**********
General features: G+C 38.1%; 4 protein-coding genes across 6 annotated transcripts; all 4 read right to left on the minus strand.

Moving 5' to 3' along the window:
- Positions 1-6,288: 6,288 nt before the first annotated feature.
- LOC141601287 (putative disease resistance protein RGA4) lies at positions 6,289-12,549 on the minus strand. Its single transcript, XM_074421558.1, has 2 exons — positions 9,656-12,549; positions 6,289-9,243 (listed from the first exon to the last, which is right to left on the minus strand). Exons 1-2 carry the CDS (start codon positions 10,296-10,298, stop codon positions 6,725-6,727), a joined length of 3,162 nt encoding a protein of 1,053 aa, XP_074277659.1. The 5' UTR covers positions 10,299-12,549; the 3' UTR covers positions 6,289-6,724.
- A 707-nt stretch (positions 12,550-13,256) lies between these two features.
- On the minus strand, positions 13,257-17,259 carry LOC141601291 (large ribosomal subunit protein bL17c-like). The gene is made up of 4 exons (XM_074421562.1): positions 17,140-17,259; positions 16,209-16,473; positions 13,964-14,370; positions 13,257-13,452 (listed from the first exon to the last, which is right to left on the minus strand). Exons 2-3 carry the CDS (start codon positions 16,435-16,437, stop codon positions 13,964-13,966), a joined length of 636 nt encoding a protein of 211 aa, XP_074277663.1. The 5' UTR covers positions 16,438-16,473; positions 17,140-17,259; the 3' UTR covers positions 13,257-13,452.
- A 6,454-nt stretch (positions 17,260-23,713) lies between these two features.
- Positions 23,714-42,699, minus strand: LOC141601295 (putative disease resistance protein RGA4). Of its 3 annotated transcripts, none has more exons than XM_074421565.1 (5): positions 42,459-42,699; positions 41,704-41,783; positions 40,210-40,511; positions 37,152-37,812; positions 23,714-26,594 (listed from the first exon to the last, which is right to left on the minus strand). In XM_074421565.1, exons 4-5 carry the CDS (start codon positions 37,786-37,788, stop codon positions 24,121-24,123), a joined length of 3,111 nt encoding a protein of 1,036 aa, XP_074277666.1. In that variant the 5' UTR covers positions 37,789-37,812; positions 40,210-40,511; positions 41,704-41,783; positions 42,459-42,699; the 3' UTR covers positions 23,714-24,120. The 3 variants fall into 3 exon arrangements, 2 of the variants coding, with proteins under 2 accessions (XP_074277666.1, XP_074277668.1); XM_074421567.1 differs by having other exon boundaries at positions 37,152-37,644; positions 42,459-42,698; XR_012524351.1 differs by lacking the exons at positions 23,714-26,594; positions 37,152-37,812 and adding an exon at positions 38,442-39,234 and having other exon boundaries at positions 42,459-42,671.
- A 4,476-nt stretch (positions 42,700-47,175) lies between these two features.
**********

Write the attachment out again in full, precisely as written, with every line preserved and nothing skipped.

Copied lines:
General features: G+C 38.1%; 4 protein-coding genes across 6 annotated transcripts; all 4 read right to left on the minus strand.

Moving 5' to 3' along the window:
- Positions 1-6,288: 6,288 nt before the first annotated feature.
- LOC141601287 (putative disease resistance protein RGA4) lies at positions 6,289-12,549 on the minus strand. Its single transcript, XM_074421558.1, has 2 exons — positions 9,656-12,549; positions 6,289-9,243 (listed from the first exon to the last, which is right to left on the minus strand). Exons 1-2 carry the CDS (start codon positions 10,296-10,298, stop codon positions 6,725-6,727), a joined length of 3,162 nt encoding a protein of 1,053 aa, XP_074277659.1. The 5' UTR covers positions 10,299-12,549; the 3' UTR covers positions 6,289-6,724.
- A 707-nt stretch (positions 12,550-13,256) lies between these two features.
- On the minus strand, positions 13,257-17,259 carry LOC141601291 (large ribosomal subunit protein bL17c-like). The gene is made up of 4 exons (XM_074421562.1): positions 17,140-17,259; positions 16,209-16,473; positions 13,964-14,370; positions 13,257-13,452 (listed from the first exon to the last, which is right to left on the minus strand). Exons 2-3 carry the CDS (start codon positions 16,435-16,437, stop codon positions 13,964-13,966), a joined length of 636 nt encoding a protein of 211 aa, XP_074277663.1. The 5' UTR covers positions 16,438-16,473; positions 17,140-17,259; the 3' UTR covers positions 13,257-13,452.
- A 6,454-nt stretch (positions 17,260-23,713) lies between these two features.
- Positions 23,714-42,699, minus strand: LOC141601295 (putative disease resistance protein RGA4). Of its 3 annotated transcripts, none has more exons than XM_074421565.1 (5): positions 42,459-42,699; positions 41,704-41,783; positions 40,210-40,511; positions 37,152-37,812; positions 23,714-26,594 (listed from the first exon to the last, which is right to left on the minus strand). In XM_074421565.1, exons 4-5 carry the CDS (start codon positions 37,786-37,788, stop codon positions 24,121-24,123), a joined length of 3,111 nt encoding a protein of 1,036 aa, XP_074277666.1. In that variant the 5' UTR covers positions 37,789-37,812; positions 40,210-40,511; positions 41,704-41,783; positions 42,459-42,699; the 3' UTR covers positions 23,714-24,120. The 3 variants fall into 3 exon arrangements, 2 of the variants coding, with proteins under 2 accessions (XP_074277666.1, XP_074277668.1); XM_074421567.1 differs by having other exon boundaries at positions 37,152-37,644; positions 42,459-42,698; XR_012524351.1 differs by lacking the exons at positions 23,714-26,594; positions 37,152-37,812 and adding an exon at positions 38,442-39,234 and having other exon boundaries at positions 42,459-42,671.
- A 4,476-nt stretch (positions 42,700-47,175) lies between these two features.